Scarlette, a 19-year-old seamstress who is laboring to make ends meet, lives under this dark threat. Although fearful of the nightmarish monster lurking in the surrounding forest, she remains skeptical of the supernatural gossip.

Until her grandmother is attacked.

Scarlette learns that her grandmother has been infected by the animal’s bite. Desperate to save her, Scarlette begins to uncover the dark secrets of her village and finds there are those who wish to keep their pasts hidden. As time grows short, Scarlette is befriended by a local nobleman and a woodcutter who both share an eerie history with the wolf.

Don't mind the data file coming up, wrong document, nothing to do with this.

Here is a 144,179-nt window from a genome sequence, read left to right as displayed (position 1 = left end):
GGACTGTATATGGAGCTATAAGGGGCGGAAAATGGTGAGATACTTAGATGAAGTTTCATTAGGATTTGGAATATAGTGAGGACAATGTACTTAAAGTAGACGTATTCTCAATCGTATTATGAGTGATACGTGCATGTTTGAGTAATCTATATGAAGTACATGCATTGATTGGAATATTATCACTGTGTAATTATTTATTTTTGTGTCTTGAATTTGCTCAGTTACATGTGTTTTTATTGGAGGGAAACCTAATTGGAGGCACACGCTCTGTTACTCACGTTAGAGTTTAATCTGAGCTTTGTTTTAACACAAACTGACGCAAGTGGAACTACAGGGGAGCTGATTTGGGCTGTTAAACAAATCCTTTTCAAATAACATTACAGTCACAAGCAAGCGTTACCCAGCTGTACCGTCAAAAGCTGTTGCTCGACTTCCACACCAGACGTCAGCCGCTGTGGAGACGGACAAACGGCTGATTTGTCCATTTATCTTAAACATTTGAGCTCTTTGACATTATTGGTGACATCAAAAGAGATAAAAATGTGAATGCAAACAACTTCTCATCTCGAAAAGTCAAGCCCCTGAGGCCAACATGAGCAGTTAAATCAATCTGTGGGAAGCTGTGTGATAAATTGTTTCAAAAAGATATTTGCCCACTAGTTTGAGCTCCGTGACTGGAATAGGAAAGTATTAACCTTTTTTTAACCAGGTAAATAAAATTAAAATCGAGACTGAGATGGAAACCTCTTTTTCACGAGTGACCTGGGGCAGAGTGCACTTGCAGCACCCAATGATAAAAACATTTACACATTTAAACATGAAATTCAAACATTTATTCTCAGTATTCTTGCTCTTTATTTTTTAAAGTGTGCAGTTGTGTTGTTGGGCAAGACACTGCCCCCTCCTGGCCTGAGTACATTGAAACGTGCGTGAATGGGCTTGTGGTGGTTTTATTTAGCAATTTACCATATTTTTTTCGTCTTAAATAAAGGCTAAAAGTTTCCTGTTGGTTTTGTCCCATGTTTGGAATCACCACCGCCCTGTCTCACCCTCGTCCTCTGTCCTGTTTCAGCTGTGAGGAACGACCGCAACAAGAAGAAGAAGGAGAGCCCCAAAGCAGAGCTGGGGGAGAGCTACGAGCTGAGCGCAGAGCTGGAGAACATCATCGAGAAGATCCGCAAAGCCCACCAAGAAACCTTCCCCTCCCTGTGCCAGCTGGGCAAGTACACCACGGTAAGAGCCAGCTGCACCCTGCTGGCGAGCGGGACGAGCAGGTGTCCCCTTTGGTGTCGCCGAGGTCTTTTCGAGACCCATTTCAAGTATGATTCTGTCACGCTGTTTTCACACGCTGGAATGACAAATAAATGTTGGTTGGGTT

Scarlette must unravel the men’s connection and solve a long-forgotten crime. But as she pieces together the clues, Scarlette finds herself torn between the two men. Both of them desire more than friendship and together hold the key to the cure.

Based on both the traditional Grimm fairy-tale and older known French versions of “Little Red Riding Hood,” this dark Young Adult novel is set against the 18th century Beast of Gévaudan attacks and blends fairy-tale with Gothic romance in a modern, accessible prose style. Unique to the genre, the novel revives the fable of the girl-in-the-red-cloak with a new historical angle that blurs the line between folklore and reality.

I’m a sucker for fairy tale re-tellings. The darker, the better. Scarlette doesn’t disappoint, although it wasn’t what I expected.